A holdover tenant is someone who originally had the right to stay in their rental unit, but after the term of the rental agreement has ended, they won't leave.
In a holdover case, a landlord has two options. They may attempt to establish a new rental agreement with the tenant, or they may pursue an eviction case, citing the tenant as a holdover. If a tenant has overstayed their right to live in a rental unit and is refusing to pay rent you may not want them living there anymore, so evicting could be your best option.
If your tenant has stayed beyond the term of their rental agreement, once you accept a rent payment from them, they are no longer considered a holdover. In order to retain your right to evict a holdover tenant, you must have not accepted any rent payments from the tenant since the lease ended. Some states have specific legal guidelines for how to evict a holdover tenant, but the steps usually follow the same basic structure:
Notice to cure: To begin a holdover case you typically must provide the holdover tenant with a certain amount of notice to fix the problem. This is commonly referred to as "notice to cure." After you give notice, then the holdover tenant could decide to start a new lease with you and pay you rent.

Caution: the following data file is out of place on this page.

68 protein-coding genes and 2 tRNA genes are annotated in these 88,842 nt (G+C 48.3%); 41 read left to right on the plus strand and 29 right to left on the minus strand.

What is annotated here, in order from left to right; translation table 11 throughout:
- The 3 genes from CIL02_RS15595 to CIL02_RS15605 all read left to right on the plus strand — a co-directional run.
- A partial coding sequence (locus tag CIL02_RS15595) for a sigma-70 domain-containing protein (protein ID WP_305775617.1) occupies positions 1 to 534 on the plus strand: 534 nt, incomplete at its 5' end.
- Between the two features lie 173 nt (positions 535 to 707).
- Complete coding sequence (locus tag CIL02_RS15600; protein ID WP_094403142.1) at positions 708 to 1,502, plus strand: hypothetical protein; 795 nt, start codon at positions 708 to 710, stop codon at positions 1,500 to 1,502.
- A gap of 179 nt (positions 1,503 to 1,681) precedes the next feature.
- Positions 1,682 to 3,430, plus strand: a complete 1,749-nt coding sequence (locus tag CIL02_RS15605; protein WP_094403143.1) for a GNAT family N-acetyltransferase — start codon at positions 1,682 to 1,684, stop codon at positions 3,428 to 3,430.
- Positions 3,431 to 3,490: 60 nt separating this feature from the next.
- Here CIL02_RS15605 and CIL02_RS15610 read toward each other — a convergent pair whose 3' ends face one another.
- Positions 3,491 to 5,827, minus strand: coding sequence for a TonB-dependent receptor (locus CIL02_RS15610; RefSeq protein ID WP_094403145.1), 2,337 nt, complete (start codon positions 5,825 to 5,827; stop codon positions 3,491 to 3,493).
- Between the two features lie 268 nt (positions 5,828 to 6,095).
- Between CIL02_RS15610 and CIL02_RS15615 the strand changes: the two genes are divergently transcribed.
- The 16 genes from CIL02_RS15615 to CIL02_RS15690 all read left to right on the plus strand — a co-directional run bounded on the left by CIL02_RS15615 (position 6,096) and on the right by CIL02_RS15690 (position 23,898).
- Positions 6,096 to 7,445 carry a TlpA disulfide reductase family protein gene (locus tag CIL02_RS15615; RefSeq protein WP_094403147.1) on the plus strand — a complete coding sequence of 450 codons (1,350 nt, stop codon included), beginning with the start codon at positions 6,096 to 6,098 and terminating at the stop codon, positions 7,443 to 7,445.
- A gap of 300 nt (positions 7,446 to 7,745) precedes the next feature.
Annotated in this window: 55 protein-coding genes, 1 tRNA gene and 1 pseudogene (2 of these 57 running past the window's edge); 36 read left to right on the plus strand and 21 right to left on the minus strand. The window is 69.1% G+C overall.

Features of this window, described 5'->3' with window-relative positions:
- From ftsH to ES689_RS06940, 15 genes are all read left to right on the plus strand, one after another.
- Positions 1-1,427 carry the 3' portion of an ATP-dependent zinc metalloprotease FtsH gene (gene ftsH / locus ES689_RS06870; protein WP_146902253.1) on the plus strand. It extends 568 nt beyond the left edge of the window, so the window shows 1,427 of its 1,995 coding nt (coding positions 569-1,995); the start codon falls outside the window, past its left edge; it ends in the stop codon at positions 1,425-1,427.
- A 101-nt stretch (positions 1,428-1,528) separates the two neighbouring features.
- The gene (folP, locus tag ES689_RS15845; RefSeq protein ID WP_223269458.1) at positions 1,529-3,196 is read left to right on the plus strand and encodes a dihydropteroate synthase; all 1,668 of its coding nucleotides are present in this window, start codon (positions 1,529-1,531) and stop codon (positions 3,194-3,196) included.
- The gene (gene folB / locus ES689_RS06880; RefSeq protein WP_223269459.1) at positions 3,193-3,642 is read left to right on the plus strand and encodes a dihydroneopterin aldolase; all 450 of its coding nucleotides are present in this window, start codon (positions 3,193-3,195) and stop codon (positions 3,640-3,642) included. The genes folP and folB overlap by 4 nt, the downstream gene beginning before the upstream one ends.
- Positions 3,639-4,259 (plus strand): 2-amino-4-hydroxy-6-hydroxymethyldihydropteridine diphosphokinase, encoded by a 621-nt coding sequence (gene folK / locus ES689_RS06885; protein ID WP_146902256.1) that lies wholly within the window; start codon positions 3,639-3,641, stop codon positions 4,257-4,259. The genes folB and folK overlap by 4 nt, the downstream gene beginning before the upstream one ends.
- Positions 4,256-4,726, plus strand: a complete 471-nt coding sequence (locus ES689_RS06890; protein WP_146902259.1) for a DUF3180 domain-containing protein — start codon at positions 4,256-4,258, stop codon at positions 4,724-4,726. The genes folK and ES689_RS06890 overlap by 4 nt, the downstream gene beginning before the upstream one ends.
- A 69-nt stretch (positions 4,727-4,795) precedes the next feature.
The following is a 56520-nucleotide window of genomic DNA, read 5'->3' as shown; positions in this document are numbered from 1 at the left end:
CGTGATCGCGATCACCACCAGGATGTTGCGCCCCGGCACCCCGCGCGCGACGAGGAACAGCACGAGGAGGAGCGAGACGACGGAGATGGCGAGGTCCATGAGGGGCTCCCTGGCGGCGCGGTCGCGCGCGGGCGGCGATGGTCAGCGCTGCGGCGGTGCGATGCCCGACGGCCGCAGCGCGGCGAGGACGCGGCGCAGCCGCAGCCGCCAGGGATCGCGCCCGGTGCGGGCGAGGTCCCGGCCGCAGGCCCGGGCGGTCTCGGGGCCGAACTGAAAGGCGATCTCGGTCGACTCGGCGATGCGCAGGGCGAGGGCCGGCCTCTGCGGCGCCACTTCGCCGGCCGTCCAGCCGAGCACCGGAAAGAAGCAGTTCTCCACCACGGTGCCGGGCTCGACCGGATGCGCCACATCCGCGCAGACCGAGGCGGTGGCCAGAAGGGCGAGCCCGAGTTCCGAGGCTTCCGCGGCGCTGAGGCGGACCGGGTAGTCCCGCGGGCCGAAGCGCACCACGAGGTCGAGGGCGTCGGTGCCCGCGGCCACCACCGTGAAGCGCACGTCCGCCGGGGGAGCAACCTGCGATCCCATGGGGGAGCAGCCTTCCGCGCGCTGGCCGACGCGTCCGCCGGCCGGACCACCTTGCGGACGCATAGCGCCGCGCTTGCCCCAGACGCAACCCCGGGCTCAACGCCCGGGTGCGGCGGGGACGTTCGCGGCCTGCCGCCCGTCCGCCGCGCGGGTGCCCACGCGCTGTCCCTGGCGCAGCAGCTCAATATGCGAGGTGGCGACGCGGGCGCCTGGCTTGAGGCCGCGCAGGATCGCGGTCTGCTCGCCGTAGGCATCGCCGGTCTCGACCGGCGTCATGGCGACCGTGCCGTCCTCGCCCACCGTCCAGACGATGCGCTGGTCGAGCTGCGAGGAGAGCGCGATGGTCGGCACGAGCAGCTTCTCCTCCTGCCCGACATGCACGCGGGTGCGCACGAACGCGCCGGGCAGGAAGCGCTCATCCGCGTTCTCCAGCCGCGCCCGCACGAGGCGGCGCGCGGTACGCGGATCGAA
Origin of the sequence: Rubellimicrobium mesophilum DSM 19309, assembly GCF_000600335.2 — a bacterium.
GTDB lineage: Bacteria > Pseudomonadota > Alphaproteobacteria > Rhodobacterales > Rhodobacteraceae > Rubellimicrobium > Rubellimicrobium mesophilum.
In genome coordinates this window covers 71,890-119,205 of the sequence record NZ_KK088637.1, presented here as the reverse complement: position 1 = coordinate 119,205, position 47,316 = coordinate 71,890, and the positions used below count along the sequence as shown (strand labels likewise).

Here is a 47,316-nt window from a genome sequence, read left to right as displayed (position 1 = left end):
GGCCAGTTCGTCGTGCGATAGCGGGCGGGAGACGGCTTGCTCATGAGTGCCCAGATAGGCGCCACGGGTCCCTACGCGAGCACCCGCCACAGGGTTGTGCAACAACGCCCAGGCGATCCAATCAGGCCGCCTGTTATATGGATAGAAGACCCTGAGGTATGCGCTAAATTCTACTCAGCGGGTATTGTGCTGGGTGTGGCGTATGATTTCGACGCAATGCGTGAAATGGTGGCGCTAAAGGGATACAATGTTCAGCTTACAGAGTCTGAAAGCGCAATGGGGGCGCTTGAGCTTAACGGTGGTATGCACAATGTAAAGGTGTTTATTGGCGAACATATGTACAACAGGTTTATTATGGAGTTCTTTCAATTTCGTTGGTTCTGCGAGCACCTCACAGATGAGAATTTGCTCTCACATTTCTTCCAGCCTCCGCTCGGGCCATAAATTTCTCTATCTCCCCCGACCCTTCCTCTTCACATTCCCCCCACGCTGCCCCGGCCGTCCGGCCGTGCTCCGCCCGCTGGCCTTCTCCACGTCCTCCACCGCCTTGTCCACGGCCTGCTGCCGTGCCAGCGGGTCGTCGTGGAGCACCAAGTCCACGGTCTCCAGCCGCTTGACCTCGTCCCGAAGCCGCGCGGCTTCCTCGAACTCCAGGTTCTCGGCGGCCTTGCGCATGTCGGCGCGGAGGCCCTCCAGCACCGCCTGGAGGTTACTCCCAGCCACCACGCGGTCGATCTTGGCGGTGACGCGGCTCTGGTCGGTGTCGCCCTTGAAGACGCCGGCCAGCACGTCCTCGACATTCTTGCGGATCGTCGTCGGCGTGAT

Notice to vacate: If the notice period comes to a close and the tenant has not paid rent, then you need to provide a notice to vacate. A notice to vacate must always include a date by which the tenant needs to lease. The date in the notice must allow the tenant one full month to leave the unit.
Going to court: If the tenant still does not vacate the unit after the second notice period passes, an eviction proceeding must be initiated in court. In the trial, the judge may rule that the tenant owes rent payments for they days they occupied the unit without a right to do so.
As with any eviction proceeding, you need to make sure you follow the law closely - you never have the right to use self-help eviction measures, like changing the locks, even if the tenant has overstayed their welcome.
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